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Often overlooked, testing is a critical process that saves time over the long term and enables building complex systems. Unit tests for model (descriptive, predictive, or prescriptive analytics) systems differ from standard software. Effective unit testing of computational systems requires a particular emphasis on the data used in the tests. Below are some guidelines to follow to streamline your unit testing and avoid ambiguous results.

Every test must add information

First, what are we trying to accomplish with testing? At a very high level, we want certainty from our code. Unfortunately, we don’t always implement things correctly. Sometimes, when we add new functionality, we break old. Worse, we can’t always control the inputs to our system, and the system fails when we least expect it. Testing helps us understand how our system will behave under different conditions. Doing so increases our confidence in the reliability of our system. With greater reliability, we can build atop the software in other systems.

If a test doesn’t provide any useful information, the test should be eliminated. These tests are a waste of time and act like noise in the code. Suppose I write a trivial function to convert a timestamp to GMT. I often load data saved in GMT, but sometimes it gets converted to local timezone when reading in. So we need to convert it back. It looks like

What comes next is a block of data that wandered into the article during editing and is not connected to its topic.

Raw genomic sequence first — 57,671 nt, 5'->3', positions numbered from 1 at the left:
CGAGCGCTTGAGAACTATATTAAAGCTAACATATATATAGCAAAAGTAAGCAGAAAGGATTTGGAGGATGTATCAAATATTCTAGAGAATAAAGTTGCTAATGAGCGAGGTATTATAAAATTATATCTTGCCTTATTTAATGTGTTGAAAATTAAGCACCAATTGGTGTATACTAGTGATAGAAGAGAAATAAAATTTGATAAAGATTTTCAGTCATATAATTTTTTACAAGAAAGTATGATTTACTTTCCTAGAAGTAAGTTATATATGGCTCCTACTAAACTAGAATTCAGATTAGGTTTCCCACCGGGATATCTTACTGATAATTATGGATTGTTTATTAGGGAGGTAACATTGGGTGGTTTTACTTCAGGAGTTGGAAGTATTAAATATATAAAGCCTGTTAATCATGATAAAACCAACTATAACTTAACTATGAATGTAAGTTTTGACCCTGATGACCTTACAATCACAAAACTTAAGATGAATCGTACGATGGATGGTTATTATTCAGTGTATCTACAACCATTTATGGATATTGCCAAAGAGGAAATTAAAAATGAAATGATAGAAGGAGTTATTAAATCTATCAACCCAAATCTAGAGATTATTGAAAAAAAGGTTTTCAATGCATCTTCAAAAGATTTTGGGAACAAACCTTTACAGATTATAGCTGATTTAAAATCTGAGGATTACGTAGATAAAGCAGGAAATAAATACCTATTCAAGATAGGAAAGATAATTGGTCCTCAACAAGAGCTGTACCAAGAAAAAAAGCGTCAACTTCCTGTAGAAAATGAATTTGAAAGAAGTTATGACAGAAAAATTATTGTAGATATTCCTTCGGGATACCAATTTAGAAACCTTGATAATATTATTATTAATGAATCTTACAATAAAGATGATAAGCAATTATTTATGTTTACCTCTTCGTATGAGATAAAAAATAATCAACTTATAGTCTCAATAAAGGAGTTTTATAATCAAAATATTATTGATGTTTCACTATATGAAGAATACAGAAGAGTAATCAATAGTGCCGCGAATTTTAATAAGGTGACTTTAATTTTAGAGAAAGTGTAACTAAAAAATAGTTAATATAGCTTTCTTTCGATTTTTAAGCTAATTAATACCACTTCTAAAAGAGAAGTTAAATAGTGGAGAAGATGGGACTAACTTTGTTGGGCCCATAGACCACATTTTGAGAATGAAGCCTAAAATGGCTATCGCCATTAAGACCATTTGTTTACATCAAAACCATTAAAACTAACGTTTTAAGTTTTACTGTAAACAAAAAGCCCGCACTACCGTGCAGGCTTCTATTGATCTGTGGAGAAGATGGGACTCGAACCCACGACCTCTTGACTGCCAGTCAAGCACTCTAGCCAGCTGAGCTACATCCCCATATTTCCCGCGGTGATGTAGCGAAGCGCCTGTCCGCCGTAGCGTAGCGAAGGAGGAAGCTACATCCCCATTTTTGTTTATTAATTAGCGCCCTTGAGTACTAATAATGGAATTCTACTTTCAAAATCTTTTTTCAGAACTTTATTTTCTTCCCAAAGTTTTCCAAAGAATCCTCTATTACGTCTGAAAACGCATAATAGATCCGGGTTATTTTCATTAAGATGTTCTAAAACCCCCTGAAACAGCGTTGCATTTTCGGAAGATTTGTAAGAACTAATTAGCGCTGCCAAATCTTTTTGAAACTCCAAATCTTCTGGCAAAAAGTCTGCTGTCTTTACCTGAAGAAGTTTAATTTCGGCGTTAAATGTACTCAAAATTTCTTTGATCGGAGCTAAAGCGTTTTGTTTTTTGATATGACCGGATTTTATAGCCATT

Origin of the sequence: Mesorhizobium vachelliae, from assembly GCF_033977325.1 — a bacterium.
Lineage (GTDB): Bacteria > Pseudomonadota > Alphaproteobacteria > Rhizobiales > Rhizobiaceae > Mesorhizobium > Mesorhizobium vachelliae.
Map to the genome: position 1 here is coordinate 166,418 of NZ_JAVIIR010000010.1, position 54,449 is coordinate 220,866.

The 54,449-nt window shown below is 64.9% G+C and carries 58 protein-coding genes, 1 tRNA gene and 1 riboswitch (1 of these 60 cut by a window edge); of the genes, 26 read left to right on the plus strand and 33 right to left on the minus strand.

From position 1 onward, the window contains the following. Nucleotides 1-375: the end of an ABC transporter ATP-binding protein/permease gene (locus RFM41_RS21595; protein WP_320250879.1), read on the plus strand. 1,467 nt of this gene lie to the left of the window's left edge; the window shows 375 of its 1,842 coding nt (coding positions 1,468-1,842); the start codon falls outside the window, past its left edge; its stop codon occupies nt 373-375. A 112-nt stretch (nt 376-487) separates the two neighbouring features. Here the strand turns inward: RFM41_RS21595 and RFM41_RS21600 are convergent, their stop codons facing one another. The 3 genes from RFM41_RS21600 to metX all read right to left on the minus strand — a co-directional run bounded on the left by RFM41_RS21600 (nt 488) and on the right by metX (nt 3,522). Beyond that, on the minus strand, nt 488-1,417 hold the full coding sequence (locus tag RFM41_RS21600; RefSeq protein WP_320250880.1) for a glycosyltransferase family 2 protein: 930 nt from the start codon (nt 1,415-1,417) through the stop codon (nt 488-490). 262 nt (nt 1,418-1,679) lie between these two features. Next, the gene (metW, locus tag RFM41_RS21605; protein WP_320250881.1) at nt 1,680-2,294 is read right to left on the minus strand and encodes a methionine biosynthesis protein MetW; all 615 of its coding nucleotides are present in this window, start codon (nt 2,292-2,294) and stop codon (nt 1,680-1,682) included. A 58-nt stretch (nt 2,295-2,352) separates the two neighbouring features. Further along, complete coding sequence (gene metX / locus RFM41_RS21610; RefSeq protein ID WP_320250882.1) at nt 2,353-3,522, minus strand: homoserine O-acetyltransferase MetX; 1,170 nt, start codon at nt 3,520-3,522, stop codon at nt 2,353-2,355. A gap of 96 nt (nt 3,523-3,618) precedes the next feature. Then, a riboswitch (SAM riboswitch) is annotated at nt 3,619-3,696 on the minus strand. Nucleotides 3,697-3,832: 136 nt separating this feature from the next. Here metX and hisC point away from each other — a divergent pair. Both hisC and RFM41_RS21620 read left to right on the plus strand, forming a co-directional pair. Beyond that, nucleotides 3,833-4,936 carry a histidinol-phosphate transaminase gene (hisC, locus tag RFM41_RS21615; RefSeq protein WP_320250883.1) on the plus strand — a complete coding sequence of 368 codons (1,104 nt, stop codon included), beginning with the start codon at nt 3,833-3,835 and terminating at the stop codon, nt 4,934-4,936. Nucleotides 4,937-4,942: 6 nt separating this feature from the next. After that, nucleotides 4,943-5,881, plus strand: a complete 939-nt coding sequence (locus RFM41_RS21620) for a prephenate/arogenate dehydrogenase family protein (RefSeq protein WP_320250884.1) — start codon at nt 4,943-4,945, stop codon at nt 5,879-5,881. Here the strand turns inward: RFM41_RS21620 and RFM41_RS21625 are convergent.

to_gmt <- function(x) as.POSIXct(as.character(x), tz='GMT')


Do I need to test this? I could, but how much information would a test provide? Not much. If I chose to test this function, I would probably focus on an edge case, such as what happens if I don't get a POSIXct as input.

Let's look at a slightly more complicated example. Suppose I want to compute the precision of my model. I often implement this from scratch to reduce the dependencies in my code. One implementation is

precision <- function(predicted, actual) {
cm <- table(actual, predicted)
cm['TRUE','TRUE'] / sum(cm[,'TRUE'])
}


Do I need to test this? As a sanity check, we probably want to test one expected scenario, since it's easy to confuse the implementation of precision and recall. We might also want to verify that the result is unaffected by the ordering of the labels.

Test one situation per unit test

If you’ve ever answered a question with “it depends”, you know that different situations result in different answers. The same is true of testing, and that is what we want to test. From the perspective of the scientific method, we know that to determine if a particular variable has an effect on an experiment, all other variables must be held constant. The same is true of testing. When a test containing multiple scenarios fails, how do you know what caused the test failure? It requires more work to determine the cause of a failure versus separating the tests.